House Passes Bill Protecting Abortion Access in Direct Rebuke of New Texas Law
Written by Stacie Murphy, Director of Congressional Relations | Published: September 28, 2021
On Friday, the House of Representatives passed H.R. 3755, the Women’s Health Protection Act (WHPA). Sponsored by Rep. Judy Chu (D-CA), the bill would overrule most of the state-level abortion restrictions that have passed over the last few years and would prevent new ones from being imposed. The bill passed 218-211, with only one Democrat, Rep. Henry Cuellar of Texas, voting No, along with all House Republicans.
WHPA establishes a statutory right to abortion access free from medically unnecessary restrictions. It would prohibit measures like six-week bans, 20- week bans, biased or inaccurate “counseling” requirements, mandatory ultrasounds, hospital admitting privileges requirements for doctors, and waiting periods.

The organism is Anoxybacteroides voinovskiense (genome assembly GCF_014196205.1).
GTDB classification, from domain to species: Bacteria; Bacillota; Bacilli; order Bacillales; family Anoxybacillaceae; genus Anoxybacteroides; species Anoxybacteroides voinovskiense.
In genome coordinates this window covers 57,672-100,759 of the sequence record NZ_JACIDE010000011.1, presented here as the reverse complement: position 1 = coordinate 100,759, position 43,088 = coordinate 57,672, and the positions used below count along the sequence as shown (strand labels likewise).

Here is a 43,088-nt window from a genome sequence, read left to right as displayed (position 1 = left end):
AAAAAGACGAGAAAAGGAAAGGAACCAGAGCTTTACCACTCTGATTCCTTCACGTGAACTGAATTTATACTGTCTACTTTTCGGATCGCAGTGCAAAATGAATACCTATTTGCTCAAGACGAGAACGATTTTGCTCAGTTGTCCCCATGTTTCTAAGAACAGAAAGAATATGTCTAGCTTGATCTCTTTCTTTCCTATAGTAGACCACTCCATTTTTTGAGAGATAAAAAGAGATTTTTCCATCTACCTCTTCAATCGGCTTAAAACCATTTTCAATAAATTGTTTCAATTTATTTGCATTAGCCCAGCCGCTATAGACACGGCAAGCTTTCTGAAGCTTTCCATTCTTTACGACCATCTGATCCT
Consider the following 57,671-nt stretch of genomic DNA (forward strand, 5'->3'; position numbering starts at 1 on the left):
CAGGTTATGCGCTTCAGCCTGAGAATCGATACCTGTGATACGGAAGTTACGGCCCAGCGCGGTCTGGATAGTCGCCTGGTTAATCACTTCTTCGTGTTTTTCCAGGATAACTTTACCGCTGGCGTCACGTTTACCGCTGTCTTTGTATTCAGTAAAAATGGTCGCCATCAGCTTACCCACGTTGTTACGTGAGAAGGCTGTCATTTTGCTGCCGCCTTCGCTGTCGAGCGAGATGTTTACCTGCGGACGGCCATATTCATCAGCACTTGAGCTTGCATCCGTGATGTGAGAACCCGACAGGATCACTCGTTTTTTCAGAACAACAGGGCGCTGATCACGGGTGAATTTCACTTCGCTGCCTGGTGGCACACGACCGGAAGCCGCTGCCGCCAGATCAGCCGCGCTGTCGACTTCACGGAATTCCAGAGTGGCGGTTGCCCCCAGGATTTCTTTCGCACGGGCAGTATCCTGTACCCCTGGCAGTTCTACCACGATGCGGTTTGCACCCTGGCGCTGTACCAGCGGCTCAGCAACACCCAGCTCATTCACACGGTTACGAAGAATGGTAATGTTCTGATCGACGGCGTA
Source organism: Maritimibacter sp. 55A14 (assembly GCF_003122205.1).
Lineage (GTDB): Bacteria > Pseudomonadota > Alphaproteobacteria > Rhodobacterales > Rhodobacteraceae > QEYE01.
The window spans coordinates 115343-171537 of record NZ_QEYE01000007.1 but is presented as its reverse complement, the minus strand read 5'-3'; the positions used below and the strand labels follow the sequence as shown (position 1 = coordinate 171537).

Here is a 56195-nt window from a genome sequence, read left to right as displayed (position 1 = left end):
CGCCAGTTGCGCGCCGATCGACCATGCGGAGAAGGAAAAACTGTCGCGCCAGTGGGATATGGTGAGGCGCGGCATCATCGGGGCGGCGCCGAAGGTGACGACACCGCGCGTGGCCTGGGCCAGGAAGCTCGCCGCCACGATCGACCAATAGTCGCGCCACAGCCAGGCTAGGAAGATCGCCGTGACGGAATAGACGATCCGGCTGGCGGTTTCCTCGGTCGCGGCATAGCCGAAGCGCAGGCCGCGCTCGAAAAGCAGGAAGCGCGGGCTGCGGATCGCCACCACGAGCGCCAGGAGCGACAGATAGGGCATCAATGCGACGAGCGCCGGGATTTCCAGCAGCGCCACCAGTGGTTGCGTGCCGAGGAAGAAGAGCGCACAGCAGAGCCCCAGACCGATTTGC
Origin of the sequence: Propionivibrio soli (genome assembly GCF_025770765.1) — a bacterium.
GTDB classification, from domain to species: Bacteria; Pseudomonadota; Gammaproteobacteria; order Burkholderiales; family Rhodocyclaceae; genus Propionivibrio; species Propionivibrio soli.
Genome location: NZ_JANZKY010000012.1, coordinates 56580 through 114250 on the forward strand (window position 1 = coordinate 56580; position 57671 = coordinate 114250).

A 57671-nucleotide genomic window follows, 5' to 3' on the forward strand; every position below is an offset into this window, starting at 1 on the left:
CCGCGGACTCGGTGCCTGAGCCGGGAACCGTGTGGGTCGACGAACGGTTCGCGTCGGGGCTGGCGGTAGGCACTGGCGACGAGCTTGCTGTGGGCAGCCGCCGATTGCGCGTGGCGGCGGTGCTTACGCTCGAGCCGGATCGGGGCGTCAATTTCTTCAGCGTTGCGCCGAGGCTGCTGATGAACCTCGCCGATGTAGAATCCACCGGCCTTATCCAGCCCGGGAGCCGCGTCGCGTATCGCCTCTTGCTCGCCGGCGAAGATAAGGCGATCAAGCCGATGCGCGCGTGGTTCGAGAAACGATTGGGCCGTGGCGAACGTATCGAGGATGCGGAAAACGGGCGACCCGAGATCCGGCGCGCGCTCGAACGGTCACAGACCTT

The decision to move the bill to the floor for a vote was a direct response to the new Texas “bounty” law (SB8), which empowers private citizens to sue anyone who “facilitates” an abortion after cardiac activity can be detected—at around six weeks into pregnancy. The Texas law has created a Byzantine process by which none of the usual actors (clinics, reproductive rights advocates, etc.) have been allowed to sue to stop the law. The Justice Department has stepped in, though it will likely take months for the legal process to play out.
In the meantime, the Texas statute remains in force, and reproductive rights supporters on the Hill are limited in what they can do to combat it. There is a Senate version of the Women’s Health Protection Act (S. 1975, led by Sen. Richard Blumenthal of Connecticut), but as long as the chamber continues to hold to the 60-vote threshold to defeat the filibuster and pass legislation, there’s no chance of the bill becoming law.